This echoes an old study done in 1935 by Zheng Ji, which also included crabs and persimmons, and also found absolutely nothing.

Are There Any Toxic Food Combinations?
Most of the food we eat is, chemically speaking, quite bland. The basic building blocks such as carbohydrates, protein, sugars, and fat, may undergo changes such as curdling, but do not transform into toxic compounds in our digestive tract, nor can they turn into different chemical elements – which would require alchemy, or more accurately, a nuclear reaction. I think we can all agree that nuclear reaction in your torso is not a good thing.

However, that does not mean that there are no toxic food combinations. I was able to find one toxic combination substantiated by science, namely, the common ink cap mushroom (Coprinopsis atramentaria) and alcohol. The mushroom contains coprine, which inhibits an enzyme that metabolizes alcohol, resulting in an accumulation of acetaldehyde (which is what causes a hangover). So in effect, you get a huge hangover when you eat the two together. No wonder this mushroom has another name, Tippler’s Bane. Unsurprisingly, I was not able to find this specific combination on the list.

What’s Really Going On?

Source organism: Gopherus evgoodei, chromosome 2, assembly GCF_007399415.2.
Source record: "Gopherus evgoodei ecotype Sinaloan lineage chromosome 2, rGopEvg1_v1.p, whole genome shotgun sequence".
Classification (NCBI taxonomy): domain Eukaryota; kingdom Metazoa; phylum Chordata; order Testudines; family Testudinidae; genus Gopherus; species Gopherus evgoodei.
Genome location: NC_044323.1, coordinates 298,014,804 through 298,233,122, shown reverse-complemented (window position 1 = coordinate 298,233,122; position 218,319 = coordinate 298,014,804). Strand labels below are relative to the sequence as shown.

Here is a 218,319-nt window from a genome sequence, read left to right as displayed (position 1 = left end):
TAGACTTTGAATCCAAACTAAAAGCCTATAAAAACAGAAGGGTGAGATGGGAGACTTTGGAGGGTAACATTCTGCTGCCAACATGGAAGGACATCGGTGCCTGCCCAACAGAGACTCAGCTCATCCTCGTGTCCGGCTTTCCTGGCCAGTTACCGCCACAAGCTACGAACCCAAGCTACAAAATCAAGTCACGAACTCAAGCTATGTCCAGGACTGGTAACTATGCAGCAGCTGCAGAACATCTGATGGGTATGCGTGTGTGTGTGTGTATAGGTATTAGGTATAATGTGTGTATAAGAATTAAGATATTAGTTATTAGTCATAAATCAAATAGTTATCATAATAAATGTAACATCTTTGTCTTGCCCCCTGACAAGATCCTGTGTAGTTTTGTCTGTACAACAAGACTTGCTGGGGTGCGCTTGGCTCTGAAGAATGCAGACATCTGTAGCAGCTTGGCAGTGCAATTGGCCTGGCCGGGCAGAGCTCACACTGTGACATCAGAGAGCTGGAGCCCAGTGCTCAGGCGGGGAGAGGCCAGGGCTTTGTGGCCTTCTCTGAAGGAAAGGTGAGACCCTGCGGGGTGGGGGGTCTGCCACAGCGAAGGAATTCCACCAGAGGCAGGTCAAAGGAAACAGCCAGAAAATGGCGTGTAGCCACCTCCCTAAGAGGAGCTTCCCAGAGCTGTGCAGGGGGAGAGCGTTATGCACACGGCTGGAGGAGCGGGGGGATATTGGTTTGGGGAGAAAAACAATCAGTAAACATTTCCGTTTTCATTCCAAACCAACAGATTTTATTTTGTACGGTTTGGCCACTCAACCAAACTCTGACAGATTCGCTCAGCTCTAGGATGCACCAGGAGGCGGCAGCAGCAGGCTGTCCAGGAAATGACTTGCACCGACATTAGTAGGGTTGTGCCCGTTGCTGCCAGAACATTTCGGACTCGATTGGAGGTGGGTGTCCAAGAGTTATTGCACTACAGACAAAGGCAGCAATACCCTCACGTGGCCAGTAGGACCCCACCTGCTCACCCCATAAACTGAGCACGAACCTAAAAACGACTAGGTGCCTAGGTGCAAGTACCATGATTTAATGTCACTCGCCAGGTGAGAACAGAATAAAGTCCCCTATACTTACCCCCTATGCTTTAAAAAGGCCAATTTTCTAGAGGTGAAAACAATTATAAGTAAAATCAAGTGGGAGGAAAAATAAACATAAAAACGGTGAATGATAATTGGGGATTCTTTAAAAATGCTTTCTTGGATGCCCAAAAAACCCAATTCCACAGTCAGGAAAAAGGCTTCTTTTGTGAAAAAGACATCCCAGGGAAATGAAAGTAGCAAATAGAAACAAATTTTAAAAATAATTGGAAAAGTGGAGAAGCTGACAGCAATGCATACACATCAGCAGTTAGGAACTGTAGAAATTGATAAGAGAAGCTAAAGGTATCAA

So what’s really going on here? The folk belief seems to be a result of pattern recognition, confirmation bias, and argument from authority/antiquity.

Humans are the masters of pattern recognition. It is an innate ability and key to understanding cause and effect. However sometimes it does go awry, leading us to see patterns from meaningless information (apophenia/pareidolia), such as a pattern in roulette, a face on Mars, or Jesus on a sandwich. When our ancestors got sick after eating crab and persimmon, they might have incorrectly attributed the illness to the combination, rather than the real cause. Since the cost of not eating the two together is rather small, there is no compelling reason to dispel the myth.

What about all the times that people did not get sick when consuming crabs and persimmon together? We forget those instances, simply because those are not salient. We not only tend to remember the hits and ignore the misses, but we also do not actively look for the misses. Looking for evidence contrary to our belief can prove us wrong, which can cause mental discomfort (cognitive dissonance), so we simply don’t look. This is confirmation bias at work.

Finally, we tend to give ancient wisdom more credit than it may deserve, especially if it comes from an authority figure. Ancient wisdom is often helpful, but relying on it exclusively is a dangerous mental shortcut (heuristic) that can lead to ruin. Claims should stand on their own merit, and be substantiated by facts and observable data; not simply because they are old, or because some authority figure said so.

In this case, ancient wisdom has not kept up with the times. There is no real danger in eating persimmon and crabs together, and I suspect that this applies to most if not all of the common food taboo combinations. So enjoy your cherries and milk, tofu and honey, crabs and persimmon together. And if you are adventurous enough and PETA is not around, yes, even mudfish and mutt juice.

点此阅读中文: Chinese (Simplified)